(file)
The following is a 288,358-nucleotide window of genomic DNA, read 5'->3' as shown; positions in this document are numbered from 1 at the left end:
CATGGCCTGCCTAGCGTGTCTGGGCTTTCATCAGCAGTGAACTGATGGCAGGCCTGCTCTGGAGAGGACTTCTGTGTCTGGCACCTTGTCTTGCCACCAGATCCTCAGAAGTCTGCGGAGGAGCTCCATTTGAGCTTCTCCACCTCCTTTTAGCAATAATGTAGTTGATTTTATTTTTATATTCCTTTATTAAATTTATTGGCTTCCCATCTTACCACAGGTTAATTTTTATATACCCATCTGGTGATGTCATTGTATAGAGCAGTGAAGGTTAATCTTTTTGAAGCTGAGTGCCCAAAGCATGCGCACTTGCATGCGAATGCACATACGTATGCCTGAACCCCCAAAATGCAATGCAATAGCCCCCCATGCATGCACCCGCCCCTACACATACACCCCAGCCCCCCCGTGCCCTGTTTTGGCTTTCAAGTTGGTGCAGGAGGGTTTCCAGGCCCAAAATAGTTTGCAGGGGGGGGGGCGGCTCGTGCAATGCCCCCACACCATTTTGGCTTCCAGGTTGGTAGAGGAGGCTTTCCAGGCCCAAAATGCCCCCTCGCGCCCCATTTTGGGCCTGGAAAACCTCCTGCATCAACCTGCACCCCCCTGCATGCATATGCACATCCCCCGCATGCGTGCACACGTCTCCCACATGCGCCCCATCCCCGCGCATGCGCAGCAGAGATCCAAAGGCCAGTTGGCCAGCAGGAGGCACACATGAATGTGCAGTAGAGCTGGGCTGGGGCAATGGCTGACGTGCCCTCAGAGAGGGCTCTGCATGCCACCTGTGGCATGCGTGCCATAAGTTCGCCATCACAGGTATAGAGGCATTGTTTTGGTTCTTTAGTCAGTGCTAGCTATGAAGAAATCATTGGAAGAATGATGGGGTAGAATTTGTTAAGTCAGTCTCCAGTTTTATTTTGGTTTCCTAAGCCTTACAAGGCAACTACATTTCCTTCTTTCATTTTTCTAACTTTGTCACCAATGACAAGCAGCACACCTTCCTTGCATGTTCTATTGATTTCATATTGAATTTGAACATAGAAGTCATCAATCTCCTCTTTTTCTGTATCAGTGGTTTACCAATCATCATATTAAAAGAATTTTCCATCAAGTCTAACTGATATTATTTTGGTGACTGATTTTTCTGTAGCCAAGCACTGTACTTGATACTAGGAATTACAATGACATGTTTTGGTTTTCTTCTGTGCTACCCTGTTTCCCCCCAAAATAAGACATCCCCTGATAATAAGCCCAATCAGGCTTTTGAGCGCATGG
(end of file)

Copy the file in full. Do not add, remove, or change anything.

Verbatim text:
The following is a 288,358-nucleotide window of genomic DNA, read 5'->3' as shown; positions in this document are numbered from 1 at the left end:
CATGGCCTGCCTAGCGTGTCTGGGCTTTCATCAGCAGTGAACTGATGGCAGGCCTGCTCTGGAGAGGACTTCTGTGTCTGGCACCTTGTCTTGCCACCAGATCCTCAGAAGTCTGCGGAGGAGCTCCATTTGAGCTTCTCCACCTCCTTTTAGCAATAATGTAGTTGATTTTATTTTTATATTCCTTTATTAAATTTATTGGCTTCCCATCTTACCACAGGTTAATTTTTATATACCCATCTGGTGATGTCATTGTATAGAGCAGTGAAGGTTAATCTTTTTGAAGCTGAGTGCCCAAAGCATGCGCACTTGCATGCGAATGCACATACGTATGCCTGAACCCCCAAAATGCAATGCAATAGCCCCCCATGCATGCACCCGCCCCTACACATACACCCCAGCCCCCCCGTGCCCTGTTTTGGCTTTCAAGTTGGTGCAGGAGGGTTTCCAGGCCCAAAATAGTTTGCAGGGGGGGGGGCGGCTCGTGCAATGCCCCCACACCATTTTGGCTTCCAGGTTGGTAGAGGAGGCTTTCCAGGCCCAAAATGCCCCCTCGCGCCCCATTTTGGGCCTGGAAAACCTCCTGCATCAACCTGCACCCCCCTGCATGCATATGCACATCCCCCGCATGCGTGCACACGTCTCCCACATGCGCCCCATCCCCGCGCATGCGCAGCAGAGATCCAAAGGCCAGTTGGCCAGCAGGAGGCACACATGAATGTGCAGTAGAGCTGGGCTGGGGCAATGGCTGACGTGCCCTCAGAGAGGGCTCTGCATGCCACCTGTGGCATGCGTGCCATAAGTTCGCCATCACAGGTATAGAGGCATTGTTTTGGTTCTTTAGTCAGTGCTAGCTATGAAGAAATCATTGGAAGAATGATGGGGTAGAATTTGTTAAGTCAGTCTCCAGTTTTATTTTGGTTTCCTAAGCCTTACAAGGCAACTACATTTCCTTCTTTCATTTTTCTAACTTTGTCACCAATGACAAGCAGCACACCTTCCTTGCATGTTCTATTGATTTCATATTGAATTTGAACATAGAAGTCATCAATCTCCTCTTTTTCTGTATCAGTGGTTTACCAATCATCATATTAAAAGAATTTTCCATCAAGTCTAACTGATATTATTTTGGTGACTGATTTTTCTGTAGCCAAGCACTGTACTTGATACTAGGAATTACAATGACATGTTTTGGTTTTCTTCTGTGCTACCCTGTTTCCCCCCAAAATAAGACATCCCCTGATAATAAGCCCAATCAGGCTTTTGAGCGCATGG